Out-Law News | 30 Nov 2009 | 9:20 am | 2 min. read
The Third Parties (Rights Against Insurers) Bill was introduced into the House of Lords on 23rd November under a new Parliamentary procedure that is intended to quicken the process by which uncontroversial Law Commission proposals reach the statute book.
If passed, the Bill will update a 1930 Act that protects monies payable under liability insurance from the insured's creditors if the insured becomes insolvent. The proposals more or less replicate recommendations made by the Law Commissions of England and Scotland in 2001.
Before the 1930 Act came into force, a third party with a valid claim against an insured person or company would lose out if the insured went bankrupt or into liquidation. Any money payable under the policy would go into the general pot of assets and be distributed among all the insured's creditors.
The Third Parties (Rights Against Insurers) Act 1930, however, enabled the claimant to pursue a claim directly against the insurer and recover under the liability policy, as long as the liability of the insured had been established.
Under the Act, the insured's rights against its own insurer are automatically transferred to the third party when one of a list of insolvency "events" occurs, such as bankruptcy, winding up or the appointment of a receiver or manager. The third party can then enforce those rights against the insurer, subject to the terms and conditions of the policy and to any defence the insurer may have had against the insured.
But there are some drawbacks. For example, if the insured's liability to the third party has not been properly established before the insolvency event, the third party will usually have to issue proceedings against the insured and get a judgment before taking out separate proceedings against the insurer.
And if an insured company no longer exists because it has been dissolved, the third party will have to apply to get the company restored to the register before it can begin a legal action against it.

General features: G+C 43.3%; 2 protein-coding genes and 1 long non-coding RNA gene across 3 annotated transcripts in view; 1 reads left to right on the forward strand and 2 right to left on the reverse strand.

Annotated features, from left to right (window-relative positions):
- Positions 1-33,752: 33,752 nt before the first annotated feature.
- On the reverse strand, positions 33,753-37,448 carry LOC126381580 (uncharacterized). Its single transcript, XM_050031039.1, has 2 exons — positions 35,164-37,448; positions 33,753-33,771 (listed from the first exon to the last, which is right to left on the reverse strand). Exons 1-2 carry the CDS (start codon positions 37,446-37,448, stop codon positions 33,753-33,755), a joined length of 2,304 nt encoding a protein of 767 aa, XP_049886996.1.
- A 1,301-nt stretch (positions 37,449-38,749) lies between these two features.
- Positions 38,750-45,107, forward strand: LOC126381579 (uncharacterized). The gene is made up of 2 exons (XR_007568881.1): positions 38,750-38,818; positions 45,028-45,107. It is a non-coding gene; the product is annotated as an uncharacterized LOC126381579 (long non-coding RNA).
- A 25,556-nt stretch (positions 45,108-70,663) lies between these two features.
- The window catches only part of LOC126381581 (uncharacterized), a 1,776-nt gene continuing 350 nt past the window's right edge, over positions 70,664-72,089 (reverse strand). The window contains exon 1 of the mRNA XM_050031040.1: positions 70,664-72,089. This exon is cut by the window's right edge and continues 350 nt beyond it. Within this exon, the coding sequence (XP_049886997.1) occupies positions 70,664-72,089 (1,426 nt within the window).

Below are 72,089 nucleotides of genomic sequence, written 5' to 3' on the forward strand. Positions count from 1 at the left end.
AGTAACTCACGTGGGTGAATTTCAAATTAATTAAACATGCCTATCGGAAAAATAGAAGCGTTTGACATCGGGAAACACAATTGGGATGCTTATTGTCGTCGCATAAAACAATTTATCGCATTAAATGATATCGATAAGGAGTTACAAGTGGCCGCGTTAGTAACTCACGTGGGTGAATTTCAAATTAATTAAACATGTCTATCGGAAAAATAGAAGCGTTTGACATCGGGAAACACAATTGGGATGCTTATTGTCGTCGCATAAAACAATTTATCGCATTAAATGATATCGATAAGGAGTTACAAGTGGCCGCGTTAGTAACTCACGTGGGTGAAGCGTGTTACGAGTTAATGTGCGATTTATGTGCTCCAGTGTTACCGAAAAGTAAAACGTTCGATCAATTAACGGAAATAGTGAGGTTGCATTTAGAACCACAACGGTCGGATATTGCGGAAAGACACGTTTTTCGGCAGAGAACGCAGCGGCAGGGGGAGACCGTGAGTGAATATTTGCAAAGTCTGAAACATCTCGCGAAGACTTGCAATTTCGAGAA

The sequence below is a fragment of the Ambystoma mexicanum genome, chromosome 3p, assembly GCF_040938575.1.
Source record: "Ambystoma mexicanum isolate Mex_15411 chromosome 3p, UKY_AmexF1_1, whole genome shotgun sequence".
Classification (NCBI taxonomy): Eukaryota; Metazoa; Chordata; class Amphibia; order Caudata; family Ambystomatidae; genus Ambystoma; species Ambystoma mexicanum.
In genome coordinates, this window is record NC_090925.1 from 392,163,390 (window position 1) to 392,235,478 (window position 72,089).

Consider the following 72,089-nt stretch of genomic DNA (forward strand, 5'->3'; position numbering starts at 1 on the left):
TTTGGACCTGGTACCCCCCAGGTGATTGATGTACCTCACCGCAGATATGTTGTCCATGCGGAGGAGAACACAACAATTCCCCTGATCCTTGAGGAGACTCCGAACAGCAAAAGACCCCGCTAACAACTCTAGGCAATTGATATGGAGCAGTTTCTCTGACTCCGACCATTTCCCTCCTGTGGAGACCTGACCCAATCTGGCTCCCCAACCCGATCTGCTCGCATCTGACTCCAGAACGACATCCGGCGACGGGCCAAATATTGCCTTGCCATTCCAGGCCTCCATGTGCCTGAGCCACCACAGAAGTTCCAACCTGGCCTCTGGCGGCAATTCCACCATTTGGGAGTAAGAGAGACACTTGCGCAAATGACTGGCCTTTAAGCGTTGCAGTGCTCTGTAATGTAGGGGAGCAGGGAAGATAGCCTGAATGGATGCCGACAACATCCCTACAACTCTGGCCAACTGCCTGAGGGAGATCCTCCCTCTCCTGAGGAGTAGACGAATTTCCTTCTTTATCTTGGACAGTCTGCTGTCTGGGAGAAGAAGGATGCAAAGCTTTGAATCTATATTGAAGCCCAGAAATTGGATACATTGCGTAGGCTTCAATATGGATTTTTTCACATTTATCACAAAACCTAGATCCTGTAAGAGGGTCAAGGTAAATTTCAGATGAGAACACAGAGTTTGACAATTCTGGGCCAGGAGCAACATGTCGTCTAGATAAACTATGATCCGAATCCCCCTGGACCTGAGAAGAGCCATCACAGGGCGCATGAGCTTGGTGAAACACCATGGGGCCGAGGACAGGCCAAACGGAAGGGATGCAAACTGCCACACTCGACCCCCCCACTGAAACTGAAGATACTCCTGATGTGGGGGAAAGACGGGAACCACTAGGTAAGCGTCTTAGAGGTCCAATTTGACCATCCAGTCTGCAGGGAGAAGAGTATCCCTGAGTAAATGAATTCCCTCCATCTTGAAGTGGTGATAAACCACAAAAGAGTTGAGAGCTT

The new Bill aims to remedy these problems by removing the need for multiple sets of proceedings. The third party would be able to bring a single action against the insurer as soon as one of the triggering insolvency events occurs.
The court would then decide on both the insured's liability to the third party and on the insurer's liability under the policy during the same proceedings. The Bill makes provision for the insured to be joined (or to apply to be joined) as a party to the action, but the court could reach a decision on liability in the insured's absence.
The new law would also make it easier and quicker for the third party to find out from an early stage if there is an insurance policy in place and if so, obtain details about the cover in order to decide whether or not it is worthwhile pursuing an action. In addition, the Bill updates and expands the list of insolvency events to reflect changes in insolvency law since the 1930s.
Announcing the draft bill, Justice Minister Bridget Prentice said:
"It is essential, particularly in the current climate, that victims are able to settle rightful compensation claims in as inexpensive and unstressful a way as possible – even if the wrongdoer has gone bust.
The insolvency of an individual or company should not make it more difficult for claimants to recover full compensation for their loss."
The Bill is due to have its second reading in the House of Lords on 2nd December.